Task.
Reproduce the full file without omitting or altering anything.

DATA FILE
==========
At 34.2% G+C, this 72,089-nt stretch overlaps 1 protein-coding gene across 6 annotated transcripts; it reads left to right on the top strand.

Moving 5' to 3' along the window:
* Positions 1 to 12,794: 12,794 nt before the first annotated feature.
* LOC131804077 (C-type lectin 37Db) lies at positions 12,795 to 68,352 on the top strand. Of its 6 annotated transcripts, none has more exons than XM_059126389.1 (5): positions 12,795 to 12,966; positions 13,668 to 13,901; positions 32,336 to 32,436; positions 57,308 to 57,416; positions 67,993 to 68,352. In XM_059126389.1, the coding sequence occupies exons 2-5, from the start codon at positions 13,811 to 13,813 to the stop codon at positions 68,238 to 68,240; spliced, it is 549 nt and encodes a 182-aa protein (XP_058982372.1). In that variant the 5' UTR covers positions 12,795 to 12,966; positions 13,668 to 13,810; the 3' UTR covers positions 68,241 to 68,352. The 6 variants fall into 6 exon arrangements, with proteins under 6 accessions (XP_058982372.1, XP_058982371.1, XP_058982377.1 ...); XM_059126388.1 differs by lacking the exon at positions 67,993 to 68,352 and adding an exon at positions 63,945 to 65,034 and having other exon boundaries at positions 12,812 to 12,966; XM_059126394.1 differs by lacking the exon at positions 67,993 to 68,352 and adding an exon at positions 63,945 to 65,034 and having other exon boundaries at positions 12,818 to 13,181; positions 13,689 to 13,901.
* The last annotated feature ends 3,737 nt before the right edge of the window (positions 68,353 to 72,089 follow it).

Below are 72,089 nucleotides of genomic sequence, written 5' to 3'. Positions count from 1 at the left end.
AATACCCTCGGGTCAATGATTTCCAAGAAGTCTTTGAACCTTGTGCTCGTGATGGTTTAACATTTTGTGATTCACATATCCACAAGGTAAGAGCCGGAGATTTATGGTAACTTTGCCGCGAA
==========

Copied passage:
At 34.2% G+C, this 72,089-nt stretch overlaps 1 protein-coding gene across 6 annotated transcripts; it reads left to right on the top strand.

Moving 5' to 3' along the window:
* Positions 1 to 12,794: 12,794 nt before the first annotated feature.
* LOC131804077 (C-type lectin 37Db) lies at positions 12,795 to 68,352 on the top strand. Of its 6 annotated transcripts, none has more exons than XM_059126389.1 (5): positions 12,795 to 12,966; positions 13,668 to 13,901; positions 32,336 to 32,436; positions 57,308 to 57,416; positions 67,993 to 68,352. In XM_059126389.1, the coding sequence occupies exons 2-5, from the start codon at positions 13,811 to 13,813 to the stop codon at positions 68,238 to 68,240; spliced, it is 549 nt and encodes a 182-aa protein (XP_058982372.1). In that variant the 5' UTR covers positions 12,795 to 12,966; positions 13,668 to 13,810; the 3' UTR covers positions 68,241 to 68,352. The 6 variants fall into 6 exon arrangements, with proteins under 6 accessions (XP_058982372.1, XP_058982371.1, XP_058982377.1 ...); XM_059126388.1 differs by lacking the exon at positions 67,993 to 68,352 and adding an exon at positions 63,945 to 65,034 and having other exon boundaries at positions 12,812 to 12,966; XM_059126394.1 differs by lacking the exon at positions 67,993 to 68,352 and adding an exon at positions 63,945 to 65,034 and having other exon boundaries at positions 12,818 to 13,181; positions 13,689 to 13,901.
* The last annotated feature ends 3,737 nt before the right edge of the window (positions 68,353 to 72,089 follow it).

Below are 72,089 nucleotides of genomic sequence, written 5' to 3'. Positions count from 1 at the left end.
AATACCCTCGGGTCAATGATTTCCAAGAAGTCTTTGAACCTTGTGCTCGTGATGGTTTAACATTTTGTGATTCACATATCCACAAGGTAAGAGCCGGAGATTTATGGTAACTTTGCCGCGAA